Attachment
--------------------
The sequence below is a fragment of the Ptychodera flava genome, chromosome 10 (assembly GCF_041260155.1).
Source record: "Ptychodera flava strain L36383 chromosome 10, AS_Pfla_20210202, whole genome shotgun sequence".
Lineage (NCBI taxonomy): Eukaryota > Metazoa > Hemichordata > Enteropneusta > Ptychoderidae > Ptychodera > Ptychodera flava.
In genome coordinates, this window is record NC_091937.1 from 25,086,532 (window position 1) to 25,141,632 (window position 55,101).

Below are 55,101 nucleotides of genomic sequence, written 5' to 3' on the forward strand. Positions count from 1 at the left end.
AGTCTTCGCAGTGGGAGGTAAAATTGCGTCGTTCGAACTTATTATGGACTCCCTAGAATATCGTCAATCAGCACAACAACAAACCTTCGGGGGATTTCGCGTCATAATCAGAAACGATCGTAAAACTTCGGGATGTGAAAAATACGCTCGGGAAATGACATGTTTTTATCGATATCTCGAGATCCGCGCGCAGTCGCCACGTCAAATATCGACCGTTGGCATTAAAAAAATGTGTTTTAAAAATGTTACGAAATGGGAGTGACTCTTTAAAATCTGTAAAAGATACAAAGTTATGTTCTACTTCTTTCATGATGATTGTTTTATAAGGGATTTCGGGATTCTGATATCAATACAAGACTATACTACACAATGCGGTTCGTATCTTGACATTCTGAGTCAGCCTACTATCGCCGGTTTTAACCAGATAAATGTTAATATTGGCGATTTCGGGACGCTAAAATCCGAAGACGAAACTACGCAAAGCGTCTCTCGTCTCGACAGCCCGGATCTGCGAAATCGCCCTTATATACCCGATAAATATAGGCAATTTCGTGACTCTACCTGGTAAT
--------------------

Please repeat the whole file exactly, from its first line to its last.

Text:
The sequence below is a fragment of the Ptychodera flava genome, chromosome 10 (assembly GCF_041260155.1).
Source record: "Ptychodera flava strain L36383 chromosome 10, AS_Pfla_20210202, whole genome shotgun sequence".
Lineage (NCBI taxonomy): Eukaryota > Metazoa > Hemichordata > Enteropneusta > Ptychoderidae > Ptychodera > Ptychodera flava.
In genome coordinates, this window is record NC_091937.1 from 25,086,532 (window position 1) to 25,141,632 (window position 55,101).

Below are 55,101 nucleotides of genomic sequence, written 5' to 3' on the forward strand. Positions count from 1 at the left end.
AGTCTTCGCAGTGGGAGGTAAAATTGCGTCGTTCGAACTTATTATGGACTCCCTAGAATATCGTCAATCAGCACAACAACAAACCTTCGGGGGATTTCGCGTCATAATCAGAAACGATCGTAAAACTTCGGGATGTGAAAAATACGCTCGGGAAATGACATGTTTTTATCGATATCTCGAGATCCGCGCGCAGTCGCCACGTCAAATATCGACCGTTGGCATTAAAAAAATGTGTTTTAAAAATGTTACGAAATGGGAGTGACTCTTTAAAATCTGTAAAAGATACAAAGTTATGTTCTACTTCTTTCATGATGATTGTTTTATAAGGGATTTCGGGATTCTGATATCAATACAAGACTATACTACACAATGCGGTTCGTATCTTGACATTCTGAGTCAGCCTACTATCGCCGGTTTTAACCAGATAAATGTTAATATTGGCGATTTCGGGACGCTAAAATCCGAAGACGAAACTACGCAAAGCGTCTCTCGTCTCGACAGCCCGGATCTGCGAAATCGCCCTTATATACCCGATAAATATAGGCAATTTCGTGACTCTACCTGGTAAT